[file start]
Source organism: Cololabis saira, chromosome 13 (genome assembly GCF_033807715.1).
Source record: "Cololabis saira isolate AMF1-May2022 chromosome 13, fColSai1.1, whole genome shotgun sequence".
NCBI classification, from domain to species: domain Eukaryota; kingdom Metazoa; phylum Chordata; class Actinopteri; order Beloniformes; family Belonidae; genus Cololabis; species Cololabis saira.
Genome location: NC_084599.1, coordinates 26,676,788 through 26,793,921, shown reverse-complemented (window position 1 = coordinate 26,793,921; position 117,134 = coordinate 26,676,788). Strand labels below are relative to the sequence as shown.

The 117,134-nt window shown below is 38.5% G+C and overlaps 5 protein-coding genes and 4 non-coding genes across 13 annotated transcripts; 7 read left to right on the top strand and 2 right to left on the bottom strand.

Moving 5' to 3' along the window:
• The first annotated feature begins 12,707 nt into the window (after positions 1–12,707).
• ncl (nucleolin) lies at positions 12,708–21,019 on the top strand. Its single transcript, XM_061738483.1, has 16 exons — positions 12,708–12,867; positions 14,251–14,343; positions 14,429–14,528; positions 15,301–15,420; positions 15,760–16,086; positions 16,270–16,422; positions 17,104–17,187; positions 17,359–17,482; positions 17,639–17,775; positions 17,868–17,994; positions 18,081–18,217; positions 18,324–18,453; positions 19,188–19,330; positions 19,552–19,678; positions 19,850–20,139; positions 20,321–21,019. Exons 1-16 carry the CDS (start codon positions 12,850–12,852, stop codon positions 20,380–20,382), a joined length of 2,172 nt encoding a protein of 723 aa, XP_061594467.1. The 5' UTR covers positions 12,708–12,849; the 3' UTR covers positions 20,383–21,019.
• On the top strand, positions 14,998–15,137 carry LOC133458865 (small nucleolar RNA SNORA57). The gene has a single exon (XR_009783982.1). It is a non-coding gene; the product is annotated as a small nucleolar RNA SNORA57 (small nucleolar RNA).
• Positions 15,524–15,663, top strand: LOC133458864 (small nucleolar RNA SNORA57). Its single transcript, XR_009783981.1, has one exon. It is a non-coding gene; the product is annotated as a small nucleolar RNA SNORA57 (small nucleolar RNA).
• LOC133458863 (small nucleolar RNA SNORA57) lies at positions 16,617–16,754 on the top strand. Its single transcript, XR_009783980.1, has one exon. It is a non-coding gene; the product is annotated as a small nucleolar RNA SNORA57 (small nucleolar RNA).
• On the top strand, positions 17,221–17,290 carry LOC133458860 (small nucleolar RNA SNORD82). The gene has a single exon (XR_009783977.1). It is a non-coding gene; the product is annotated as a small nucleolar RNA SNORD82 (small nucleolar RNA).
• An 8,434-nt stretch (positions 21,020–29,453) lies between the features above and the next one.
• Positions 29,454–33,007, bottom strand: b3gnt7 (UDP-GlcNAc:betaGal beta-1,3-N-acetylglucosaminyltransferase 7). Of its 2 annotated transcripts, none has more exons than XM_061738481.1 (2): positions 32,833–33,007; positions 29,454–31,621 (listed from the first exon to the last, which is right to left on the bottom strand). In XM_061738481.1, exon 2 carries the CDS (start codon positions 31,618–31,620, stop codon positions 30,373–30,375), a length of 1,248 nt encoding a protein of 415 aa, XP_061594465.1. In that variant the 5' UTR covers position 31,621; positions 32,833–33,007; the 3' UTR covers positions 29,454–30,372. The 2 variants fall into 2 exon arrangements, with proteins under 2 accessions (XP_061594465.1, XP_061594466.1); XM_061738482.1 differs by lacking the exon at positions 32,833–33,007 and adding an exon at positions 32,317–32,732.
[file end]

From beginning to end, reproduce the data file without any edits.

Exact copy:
Source organism: Cololabis saira, chromosome 13 (genome assembly GCF_033807715.1).
Source record: "Cololabis saira isolate AMF1-May2022 chromosome 13, fColSai1.1, whole genome shotgun sequence".
NCBI classification, from domain to species: domain Eukaryota; kingdom Metazoa; phylum Chordata; class Actinopteri; order Beloniformes; family Belonidae; genus Cololabis; species Cololabis saira.
Genome location: NC_084599.1, coordinates 26,676,788 through 26,793,921, shown reverse-complemented (window position 1 = coordinate 26,793,921; position 117,134 = coordinate 26,676,788). Strand labels below are relative to the sequence as shown.

The 117,134-nt window shown below is 38.5% G+C and overlaps 5 protein-coding genes and 4 non-coding genes across 13 annotated transcripts; 7 read left to right on the top strand and 2 right to left on the bottom strand.

Moving 5' to 3' along the window:
• The first annotated feature begins 12,707 nt into the window (after positions 1–12,707).
• ncl (nucleolin) lies at positions 12,708–21,019 on the top strand. Its single transcript, XM_061738483.1, has 16 exons — positions 12,708–12,867; positions 14,251–14,343; positions 14,429–14,528; positions 15,301–15,420; positions 15,760–16,086; positions 16,270–16,422; positions 17,104–17,187; positions 17,359–17,482; positions 17,639–17,775; positions 17,868–17,994; positions 18,081–18,217; positions 18,324–18,453; positions 19,188–19,330; positions 19,552–19,678; positions 19,850–20,139; positions 20,321–21,019. Exons 1-16 carry the CDS (start codon positions 12,850–12,852, stop codon positions 20,380–20,382), a joined length of 2,172 nt encoding a protein of 723 aa, XP_061594467.1. The 5' UTR covers positions 12,708–12,849; the 3' UTR covers positions 20,383–21,019.
• On the top strand, positions 14,998–15,137 carry LOC133458865 (small nucleolar RNA SNORA57). The gene has a single exon (XR_009783982.1). It is a non-coding gene; the product is annotated as a small nucleolar RNA SNORA57 (small nucleolar RNA).
• Positions 15,524–15,663, top strand: LOC133458864 (small nucleolar RNA SNORA57). Its single transcript, XR_009783981.1, has one exon. It is a non-coding gene; the product is annotated as a small nucleolar RNA SNORA57 (small nucleolar RNA).
• LOC133458863 (small nucleolar RNA SNORA57) lies at positions 16,617–16,754 on the top strand. Its single transcript, XR_009783980.1, has one exon. It is a non-coding gene; the product is annotated as a small nucleolar RNA SNORA57 (small nucleolar RNA).
• On the top strand, positions 17,221–17,290 carry LOC133458860 (small nucleolar RNA SNORD82). The gene has a single exon (XR_009783977.1). It is a non-coding gene; the product is annotated as a small nucleolar RNA SNORD82 (small nucleolar RNA).
• An 8,434-nt stretch (positions 21,020–29,453) lies between the features above and the next one.
• Positions 29,454–33,007, bottom strand: b3gnt7 (UDP-GlcNAc:betaGal beta-1,3-N-acetylglucosaminyltransferase 7). Of its 2 annotated transcripts, none has more exons than XM_061738481.1 (2): positions 32,833–33,007; positions 29,454–31,621 (listed from the first exon to the last, which is right to left on the bottom strand). In XM_061738481.1, exon 2 carries the CDS (start codon positions 31,618–31,620, stop codon positions 30,373–30,375), a length of 1,248 nt encoding a protein of 415 aa, XP_061594465.1. In that variant the 5' UTR covers position 31,621; positions 32,833–33,007; the 3' UTR covers positions 29,454–30,372. The 2 variants fall into 2 exon arrangements, with proteins under 2 accessions (XP_061594465.1, XP_061594466.1); XM_061738482.1 differs by lacking the exon at positions 32,833–33,007 and adding an exon at positions 32,317–32,732.